Granted dogs are usually more willing to take pills than cats.  But, my dog thinks her flea & tick pill is a treat and gets excited when I open it.  So, I assume it's yummy for a dog.  Maybe the cat version of a dog veterinarian can give you yummy cat pills that will keep the bugs away. 

ArbitraryChicken said:   
moonbeam said:   
ArbitraryChicken said:   My vet switched my dog to oral (i.e. pills) flea & tick medicine about a year ago. Is there a cat-equivalent?
  I think pilling a stray cat would be much worse than applying the liquid!!

  Granted dogs are usually more willing to take pills than cats.  But, my dog thinks her flea & tick pill is a treat and gets excited when I open it.  So, I assume it's yummy for a dog.  Maybe the cat version of a dog veterinarian can give you yummy cat pills that will keep the bugs away. 

  But...dog. They'll eat anything.

moonbeam said: But...dog. They'll eat anything.
 



So true! They love 'kitty kisses', my sister had covered cat litter boxes in the rooms the dogs inhabited, otherwise they'd be digging in them.


I should mention that my parents cat Tigger did like one thing, pink bubble-gum flavored amoxicillin. He'd get abscesses from fighting with other cats/animals, so he'd need antibiotics. He LOVED that amoxicillin. My mom would get the bottle out of the fridge, and call him as she filled the dropper. He'd eagerly lap it up as she dropped it in his mouth.  And he'd meow and complain as she put the bottle back in the fridge, he wanted more.

ArbitraryChicken said:   
moonbeam said:   
ArbitraryChicken said:   My vet switched my dog to oral (i.e. pills) flea & tick medicine about a year ago. Is there a cat-equivalent?
  I think pilling a stray cat would be much worse than applying the liquid!!

  Granted dogs are usually more willing to take pills than cats.  But, my dog thinks her flea & tick pill is a treat and gets excited when I open it.  So, I assume it's yummy for a dog.  Maybe the cat version of a dog veterinarian can give you yummy cat pills that will keep the bugs away.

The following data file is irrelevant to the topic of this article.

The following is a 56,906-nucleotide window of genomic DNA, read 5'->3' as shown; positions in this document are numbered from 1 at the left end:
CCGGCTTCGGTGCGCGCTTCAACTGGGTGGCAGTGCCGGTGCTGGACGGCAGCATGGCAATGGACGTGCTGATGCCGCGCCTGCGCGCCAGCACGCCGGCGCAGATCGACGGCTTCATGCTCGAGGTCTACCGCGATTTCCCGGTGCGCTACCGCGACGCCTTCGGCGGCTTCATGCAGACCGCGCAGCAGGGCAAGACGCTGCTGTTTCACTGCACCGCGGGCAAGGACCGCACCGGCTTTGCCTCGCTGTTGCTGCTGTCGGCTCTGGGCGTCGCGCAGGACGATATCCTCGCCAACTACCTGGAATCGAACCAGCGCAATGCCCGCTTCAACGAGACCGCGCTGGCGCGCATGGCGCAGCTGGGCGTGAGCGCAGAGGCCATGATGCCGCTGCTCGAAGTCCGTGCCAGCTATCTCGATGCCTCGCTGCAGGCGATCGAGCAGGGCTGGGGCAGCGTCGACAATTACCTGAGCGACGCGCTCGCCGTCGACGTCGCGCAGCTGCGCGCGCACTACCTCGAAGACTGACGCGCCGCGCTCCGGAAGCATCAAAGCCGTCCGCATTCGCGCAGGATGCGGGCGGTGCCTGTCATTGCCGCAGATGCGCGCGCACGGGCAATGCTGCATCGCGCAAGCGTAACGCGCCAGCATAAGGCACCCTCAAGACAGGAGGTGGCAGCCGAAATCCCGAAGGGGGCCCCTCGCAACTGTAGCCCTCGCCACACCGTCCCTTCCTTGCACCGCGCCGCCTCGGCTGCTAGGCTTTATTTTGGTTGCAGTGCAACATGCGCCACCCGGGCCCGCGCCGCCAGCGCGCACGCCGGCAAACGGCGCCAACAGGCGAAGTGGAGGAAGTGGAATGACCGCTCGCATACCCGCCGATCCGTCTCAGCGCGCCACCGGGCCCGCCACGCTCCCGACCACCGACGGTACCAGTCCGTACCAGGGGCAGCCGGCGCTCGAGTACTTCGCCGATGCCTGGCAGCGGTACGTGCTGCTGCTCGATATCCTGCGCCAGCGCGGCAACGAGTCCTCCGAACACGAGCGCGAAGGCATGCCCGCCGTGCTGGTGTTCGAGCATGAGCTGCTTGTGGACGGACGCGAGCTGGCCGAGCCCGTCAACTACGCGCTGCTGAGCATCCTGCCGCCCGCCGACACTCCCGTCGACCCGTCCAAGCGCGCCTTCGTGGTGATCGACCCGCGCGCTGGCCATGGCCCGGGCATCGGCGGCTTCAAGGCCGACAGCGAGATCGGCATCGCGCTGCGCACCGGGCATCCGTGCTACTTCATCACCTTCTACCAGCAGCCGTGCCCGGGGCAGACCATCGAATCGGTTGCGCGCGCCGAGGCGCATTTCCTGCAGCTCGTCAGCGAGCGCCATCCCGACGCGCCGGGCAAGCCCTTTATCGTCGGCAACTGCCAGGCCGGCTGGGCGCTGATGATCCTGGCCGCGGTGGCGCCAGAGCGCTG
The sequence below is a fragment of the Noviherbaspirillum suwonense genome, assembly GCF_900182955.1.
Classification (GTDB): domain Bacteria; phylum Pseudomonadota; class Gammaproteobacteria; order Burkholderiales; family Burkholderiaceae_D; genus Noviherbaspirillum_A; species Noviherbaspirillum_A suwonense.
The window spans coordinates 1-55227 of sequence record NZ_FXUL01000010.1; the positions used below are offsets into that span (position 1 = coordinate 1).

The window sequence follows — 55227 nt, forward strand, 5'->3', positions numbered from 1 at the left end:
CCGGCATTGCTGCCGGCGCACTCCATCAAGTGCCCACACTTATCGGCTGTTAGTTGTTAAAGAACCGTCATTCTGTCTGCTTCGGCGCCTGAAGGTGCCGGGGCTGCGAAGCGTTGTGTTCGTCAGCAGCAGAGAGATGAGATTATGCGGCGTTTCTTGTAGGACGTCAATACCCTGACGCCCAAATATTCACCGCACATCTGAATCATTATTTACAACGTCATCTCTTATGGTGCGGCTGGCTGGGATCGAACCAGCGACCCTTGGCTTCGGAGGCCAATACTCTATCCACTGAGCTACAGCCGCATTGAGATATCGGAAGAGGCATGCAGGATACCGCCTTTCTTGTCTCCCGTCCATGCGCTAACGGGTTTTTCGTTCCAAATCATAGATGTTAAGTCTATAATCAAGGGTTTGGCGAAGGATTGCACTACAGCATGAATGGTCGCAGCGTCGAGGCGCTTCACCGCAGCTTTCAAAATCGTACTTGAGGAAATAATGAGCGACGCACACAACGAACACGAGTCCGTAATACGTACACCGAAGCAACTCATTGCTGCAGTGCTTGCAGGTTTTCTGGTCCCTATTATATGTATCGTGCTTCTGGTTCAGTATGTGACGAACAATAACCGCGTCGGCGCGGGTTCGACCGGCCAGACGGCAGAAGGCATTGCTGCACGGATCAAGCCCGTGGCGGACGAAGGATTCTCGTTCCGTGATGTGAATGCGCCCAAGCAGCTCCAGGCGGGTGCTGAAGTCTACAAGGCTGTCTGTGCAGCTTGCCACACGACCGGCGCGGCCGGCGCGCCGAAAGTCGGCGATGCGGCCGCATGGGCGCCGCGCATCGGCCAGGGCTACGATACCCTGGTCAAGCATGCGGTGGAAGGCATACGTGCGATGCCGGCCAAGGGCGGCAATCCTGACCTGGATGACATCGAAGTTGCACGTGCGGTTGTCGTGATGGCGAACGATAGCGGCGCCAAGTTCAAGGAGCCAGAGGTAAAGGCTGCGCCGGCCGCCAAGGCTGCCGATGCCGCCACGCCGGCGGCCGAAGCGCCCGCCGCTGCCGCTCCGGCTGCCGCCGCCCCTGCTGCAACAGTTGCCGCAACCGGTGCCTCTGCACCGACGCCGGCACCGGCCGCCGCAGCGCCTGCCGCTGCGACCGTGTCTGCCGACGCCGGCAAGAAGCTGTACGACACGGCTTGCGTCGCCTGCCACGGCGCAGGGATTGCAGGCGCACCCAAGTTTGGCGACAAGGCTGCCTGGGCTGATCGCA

Greenies make a product called Pill Pockets that are for giving pills to dogs & cats. They disguise the pill as a treat, you put the pill inside and pinch it closed. The pockets come in pet-pleasing meaty flavors to aid in compliance, though there are some pets (my sister's one cat) who manage to eat the pocket and spit the uneaten pill out. However, moonbeam mentioned that outdoor kitty seemed uninterested in any food she's offered, so he might turn up eating the pill-disguised-as-a-treat as well.

moonbeam said:   Clover's adorable stray cat buddy-through-the-window, "Outside Kitty," runs over to greet me when he sees me outside, rubs against my legs, and begs for head scratches. He's a sweetheart, but I'm sure he has fleas and I don't want to bring bugs into my home. Even though he's extremely affectionate, I'm not sure how easy it would be to apply flea and tick drops to a stray cat. The instructions state that you should part the hair on the cat's neck and rub the medication into the skin, not the hair. I suspect I would be missing a couple fingers if I tried that. Anyone have any tips for me? And here's a picture of the cute little guy. 
  
I would condition the cat to want you to apply the topical. When the cat comes up to you, start scratching it between the shoulder blades with one hand while you let it nibble on a piece of turkey (or chicken) with the other. When you remove your scratching hand, remove the turkey. This way, the cat associates being touched with receiving turkey. Later, advance to scratching for a little, stop, then give turkey. Then, scratch with two hands (over time, working up to motions like you're applying the topical), stop, and then give turkey. Eventually, you should be able to apply the topical and then give turkey.

ETA: If turkey/chicken doesn't work, go straight to Arbys. It's Annabelle's favorite, and she will climb my leg to get to it.

It's got to be safer than brushing its teeth, which I had to do for our pet cat.

larrymoencurly said:   It's got to be safer than brushing its teeth, which I had to do for our pet cat.
I brush Lily's teeth every day. NBD, actually. At least not for me. Lily may have a different opinion.